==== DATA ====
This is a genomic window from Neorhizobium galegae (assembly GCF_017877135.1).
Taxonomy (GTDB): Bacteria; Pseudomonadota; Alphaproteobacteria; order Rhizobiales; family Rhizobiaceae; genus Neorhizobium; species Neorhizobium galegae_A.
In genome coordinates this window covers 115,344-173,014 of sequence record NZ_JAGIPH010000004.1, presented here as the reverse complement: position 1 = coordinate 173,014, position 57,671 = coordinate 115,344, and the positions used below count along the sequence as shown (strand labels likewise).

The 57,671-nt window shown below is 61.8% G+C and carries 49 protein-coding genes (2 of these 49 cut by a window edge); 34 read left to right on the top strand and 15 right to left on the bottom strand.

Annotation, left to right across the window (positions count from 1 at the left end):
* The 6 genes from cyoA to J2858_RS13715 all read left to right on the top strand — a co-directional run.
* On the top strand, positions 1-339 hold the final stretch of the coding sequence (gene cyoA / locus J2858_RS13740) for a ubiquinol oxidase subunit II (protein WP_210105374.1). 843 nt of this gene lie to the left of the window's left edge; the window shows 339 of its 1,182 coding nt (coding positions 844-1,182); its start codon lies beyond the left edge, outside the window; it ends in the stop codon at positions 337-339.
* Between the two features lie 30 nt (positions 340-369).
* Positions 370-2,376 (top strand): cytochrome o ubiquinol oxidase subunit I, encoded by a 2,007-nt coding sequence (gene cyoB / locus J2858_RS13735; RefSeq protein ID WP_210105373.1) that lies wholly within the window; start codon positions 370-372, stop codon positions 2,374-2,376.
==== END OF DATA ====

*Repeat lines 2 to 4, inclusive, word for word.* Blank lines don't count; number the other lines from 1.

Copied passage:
Taxonomy (GTDB): Bacteria; Pseudomonadota; Alphaproteobacteria; order Rhizobiales; family Rhizobiaceae; genus Neorhizobium; species Neorhizobium galegae_A.
In genome coordinates this window covers 115,344-173,014 of sequence record NZ_JAGIPH010000004.1, presented here as the reverse complement: position 1 = coordinate 173,014, position 57,671 = coordinate 115,344, and the positions used below count along the sequence as shown (strand labels likewise).

The 57,671-nt window shown below is 61.8% G+C and carries 49 protein-coding genes (2 of these 49 cut by a window edge); 34 read left to right on the top strand and 15 right to left on the bottom strand.